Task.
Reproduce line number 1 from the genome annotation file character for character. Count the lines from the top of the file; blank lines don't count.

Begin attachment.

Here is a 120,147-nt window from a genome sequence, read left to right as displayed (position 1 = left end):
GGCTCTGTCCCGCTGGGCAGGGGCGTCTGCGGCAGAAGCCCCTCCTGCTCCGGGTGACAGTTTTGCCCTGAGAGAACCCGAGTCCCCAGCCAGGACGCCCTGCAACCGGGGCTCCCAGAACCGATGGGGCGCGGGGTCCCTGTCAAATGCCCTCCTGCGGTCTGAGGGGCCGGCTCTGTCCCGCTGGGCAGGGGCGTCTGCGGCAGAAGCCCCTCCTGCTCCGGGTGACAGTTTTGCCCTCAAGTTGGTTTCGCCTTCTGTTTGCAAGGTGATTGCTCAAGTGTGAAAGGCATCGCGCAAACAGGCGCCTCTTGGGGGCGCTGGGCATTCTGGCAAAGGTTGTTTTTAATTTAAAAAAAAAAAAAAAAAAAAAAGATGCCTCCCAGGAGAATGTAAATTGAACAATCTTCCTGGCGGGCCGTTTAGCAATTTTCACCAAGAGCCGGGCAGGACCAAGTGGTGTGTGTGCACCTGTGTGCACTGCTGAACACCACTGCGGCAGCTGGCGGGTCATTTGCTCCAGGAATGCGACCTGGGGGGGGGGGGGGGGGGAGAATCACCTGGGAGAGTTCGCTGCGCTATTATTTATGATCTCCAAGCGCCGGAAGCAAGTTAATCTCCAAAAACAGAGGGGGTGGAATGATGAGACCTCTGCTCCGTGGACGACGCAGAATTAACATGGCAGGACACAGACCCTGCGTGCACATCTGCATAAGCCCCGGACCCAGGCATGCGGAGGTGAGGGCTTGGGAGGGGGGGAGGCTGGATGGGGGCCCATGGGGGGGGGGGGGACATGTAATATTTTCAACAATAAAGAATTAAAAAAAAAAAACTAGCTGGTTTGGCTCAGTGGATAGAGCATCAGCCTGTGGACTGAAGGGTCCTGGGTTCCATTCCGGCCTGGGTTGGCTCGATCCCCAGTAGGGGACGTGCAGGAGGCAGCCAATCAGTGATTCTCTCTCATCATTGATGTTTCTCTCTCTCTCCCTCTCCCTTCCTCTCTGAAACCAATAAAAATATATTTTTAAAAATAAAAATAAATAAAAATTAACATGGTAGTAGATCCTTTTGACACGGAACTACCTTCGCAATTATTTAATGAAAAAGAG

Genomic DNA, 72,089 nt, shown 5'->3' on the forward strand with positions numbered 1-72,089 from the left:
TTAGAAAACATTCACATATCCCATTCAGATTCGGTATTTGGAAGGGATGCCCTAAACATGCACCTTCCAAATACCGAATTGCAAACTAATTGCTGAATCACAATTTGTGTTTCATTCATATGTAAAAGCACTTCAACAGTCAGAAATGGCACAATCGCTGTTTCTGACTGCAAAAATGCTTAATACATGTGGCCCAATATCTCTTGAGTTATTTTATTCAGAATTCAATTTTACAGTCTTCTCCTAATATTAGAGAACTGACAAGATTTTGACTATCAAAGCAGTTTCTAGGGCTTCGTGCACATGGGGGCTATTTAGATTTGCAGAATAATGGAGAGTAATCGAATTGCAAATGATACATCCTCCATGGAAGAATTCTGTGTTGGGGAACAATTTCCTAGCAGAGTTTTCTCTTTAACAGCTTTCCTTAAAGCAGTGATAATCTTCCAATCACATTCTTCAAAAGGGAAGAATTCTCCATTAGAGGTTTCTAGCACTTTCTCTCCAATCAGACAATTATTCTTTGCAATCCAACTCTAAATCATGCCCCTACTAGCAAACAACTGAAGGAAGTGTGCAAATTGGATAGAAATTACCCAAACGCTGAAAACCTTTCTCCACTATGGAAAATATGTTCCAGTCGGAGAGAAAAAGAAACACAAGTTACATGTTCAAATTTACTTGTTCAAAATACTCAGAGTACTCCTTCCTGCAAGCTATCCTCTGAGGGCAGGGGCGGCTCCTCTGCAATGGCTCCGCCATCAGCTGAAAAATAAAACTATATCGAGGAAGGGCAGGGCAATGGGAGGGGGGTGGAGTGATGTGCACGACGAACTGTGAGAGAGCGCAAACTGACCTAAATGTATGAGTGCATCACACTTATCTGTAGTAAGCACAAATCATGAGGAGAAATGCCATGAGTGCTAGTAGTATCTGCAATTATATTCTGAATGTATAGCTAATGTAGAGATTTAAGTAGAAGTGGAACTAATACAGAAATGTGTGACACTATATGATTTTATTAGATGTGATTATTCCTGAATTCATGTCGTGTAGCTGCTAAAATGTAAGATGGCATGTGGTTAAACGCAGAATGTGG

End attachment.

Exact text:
Here is a 120,147-nt window from a genome sequence, read left to right as displayed (position 1 = left end):